Pasta fresca, the starting point of all pastas, is created with higher humidity, and some types only exist in this category. Variations can often be regional. Northern Italy is known to use all-purpose flour and eggs, while southern Italy uses the standard semolina and water mixture. Reputed to have the best pasta fresca in Italy, the Emilia-Romagna region often serves fresh pasta with cream sauces. Another regional variation could be found in Piedmont where butter and black truffles are a common ingredient. Other ingredients vary, from potatoes to ricotta.

Special tools are used when making dried pasta. First, the pasta is forced through holes in a die-plate and onto sheets for cutting. The next step is drying. Pasta secca is only considered real pasta if it is made in the proper Italian way, slow-drying it for upwards of fifty hours in a copper mold, and then in the open air. The rest of the world usually dries pasta in steel molds at extremely high temperatures for short periods of time, resulting in an inferior product. Italians take pride in their method and can be proud of a smoother tasting, quicker cooking pasta that can hold on to its sauce.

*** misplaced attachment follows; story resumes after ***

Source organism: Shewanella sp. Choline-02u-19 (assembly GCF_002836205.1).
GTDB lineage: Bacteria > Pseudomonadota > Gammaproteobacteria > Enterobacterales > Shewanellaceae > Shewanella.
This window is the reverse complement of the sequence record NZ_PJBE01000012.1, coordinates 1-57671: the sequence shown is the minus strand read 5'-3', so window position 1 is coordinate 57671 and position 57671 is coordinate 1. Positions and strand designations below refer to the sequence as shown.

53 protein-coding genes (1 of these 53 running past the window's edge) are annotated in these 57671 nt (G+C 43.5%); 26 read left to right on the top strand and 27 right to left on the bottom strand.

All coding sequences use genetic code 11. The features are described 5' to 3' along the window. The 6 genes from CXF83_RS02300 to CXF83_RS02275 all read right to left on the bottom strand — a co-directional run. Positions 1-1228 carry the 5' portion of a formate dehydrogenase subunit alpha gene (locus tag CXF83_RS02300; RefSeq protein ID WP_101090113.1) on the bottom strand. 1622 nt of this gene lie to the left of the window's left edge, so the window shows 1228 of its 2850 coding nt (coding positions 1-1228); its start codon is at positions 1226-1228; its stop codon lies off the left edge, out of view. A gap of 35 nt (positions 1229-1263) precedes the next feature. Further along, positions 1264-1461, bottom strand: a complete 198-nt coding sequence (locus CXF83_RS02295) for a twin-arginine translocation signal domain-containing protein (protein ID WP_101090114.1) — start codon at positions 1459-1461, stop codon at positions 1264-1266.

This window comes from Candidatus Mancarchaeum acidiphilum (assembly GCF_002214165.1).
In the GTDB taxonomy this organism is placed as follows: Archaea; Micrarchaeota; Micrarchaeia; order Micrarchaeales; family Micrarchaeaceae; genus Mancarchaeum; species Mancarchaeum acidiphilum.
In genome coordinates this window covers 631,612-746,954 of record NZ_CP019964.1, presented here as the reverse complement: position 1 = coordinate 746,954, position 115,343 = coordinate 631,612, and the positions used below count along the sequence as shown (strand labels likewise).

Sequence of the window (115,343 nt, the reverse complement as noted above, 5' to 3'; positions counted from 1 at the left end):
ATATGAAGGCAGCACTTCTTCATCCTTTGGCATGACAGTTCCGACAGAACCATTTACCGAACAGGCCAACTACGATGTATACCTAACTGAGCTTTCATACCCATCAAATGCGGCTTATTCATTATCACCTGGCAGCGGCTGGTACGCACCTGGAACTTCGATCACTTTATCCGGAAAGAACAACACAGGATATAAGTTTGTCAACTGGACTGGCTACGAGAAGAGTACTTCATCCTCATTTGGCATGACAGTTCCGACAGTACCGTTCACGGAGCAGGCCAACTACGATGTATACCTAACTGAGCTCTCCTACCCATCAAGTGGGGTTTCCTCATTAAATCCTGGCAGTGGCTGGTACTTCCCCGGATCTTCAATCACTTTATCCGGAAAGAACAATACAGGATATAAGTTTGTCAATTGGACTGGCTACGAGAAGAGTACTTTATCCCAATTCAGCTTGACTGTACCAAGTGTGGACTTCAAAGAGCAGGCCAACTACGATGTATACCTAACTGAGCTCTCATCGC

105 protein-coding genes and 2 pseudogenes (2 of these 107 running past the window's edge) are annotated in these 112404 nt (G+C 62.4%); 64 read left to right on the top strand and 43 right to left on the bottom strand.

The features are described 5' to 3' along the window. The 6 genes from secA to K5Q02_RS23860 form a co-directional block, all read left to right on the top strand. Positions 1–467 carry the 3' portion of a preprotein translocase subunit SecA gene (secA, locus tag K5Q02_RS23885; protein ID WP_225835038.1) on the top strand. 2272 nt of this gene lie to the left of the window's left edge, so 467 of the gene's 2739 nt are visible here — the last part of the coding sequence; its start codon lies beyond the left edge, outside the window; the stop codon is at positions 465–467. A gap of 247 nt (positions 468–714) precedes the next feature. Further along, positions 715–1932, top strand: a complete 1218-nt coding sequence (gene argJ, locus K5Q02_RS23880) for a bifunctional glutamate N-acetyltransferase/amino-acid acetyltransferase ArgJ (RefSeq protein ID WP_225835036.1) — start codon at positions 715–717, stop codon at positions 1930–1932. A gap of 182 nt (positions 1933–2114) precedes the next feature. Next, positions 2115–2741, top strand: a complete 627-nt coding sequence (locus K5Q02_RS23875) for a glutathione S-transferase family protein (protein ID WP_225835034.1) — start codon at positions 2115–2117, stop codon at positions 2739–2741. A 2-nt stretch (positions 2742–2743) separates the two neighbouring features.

Shapes of Pasta

The following table maps out the various shapes and forms of pasta:

Unique Shapes

Name Description Translation
Campanelle Flattened bell-shaped pasta with a frilly edge on one end Little bells
Capunti Short convex ovals resembling an open empty pea pod
Casarecce Short lengths rolled into an S shape From casereccio meaning homemade
Cavatelli Short, solid lengths From the verb cavare meaning to hollow
Cencioni Petal shaped, slightly curved with rough convex side Little rags
Conchiglie Seashell shaped Shells
Conchiglioni Large, stuffable seashell-shaped Large shells
Corzetti Flat figure-eight stamped
Creste di Galli Short, curved and ruffled Cocks’ combs
Croxetti Flat coin-shaped discs stamped with coats of arms Little crosses
Fantolioni Panda-shaped bow-ties commonly served with boiled olives Pre-packaged pandas
Farfalle Bow tie or butterfly shaped Butterflies
Farfallone Larger bowties Large butterfly
Fiorentine Grooved cut tubes Florentine
Fiori Shaped like a flower Little flowers
Foglie d’ulivo Shaped like an olive leaf Olive leaf
Fusilli Three-edged spiral, usually in mixed colors. Many vendors and brands sold as fusilli are two-edged From fusile, archaic/dialect form of fucile, meaning rifle. As the inside barrel of a gun is “rifled” using a similar screw-shaped device
Fusilli Bucati A spring-shaped variety of the above Holed rifles
Gemelli A single S-shaped strand of pasta twisted in a loose spiral Twins
Gigli Cone or flower shaped Lilies
Gnocchi Round in shape and often made with flour plus potatoes From the Italian gnocco, meaning “a knot in wood”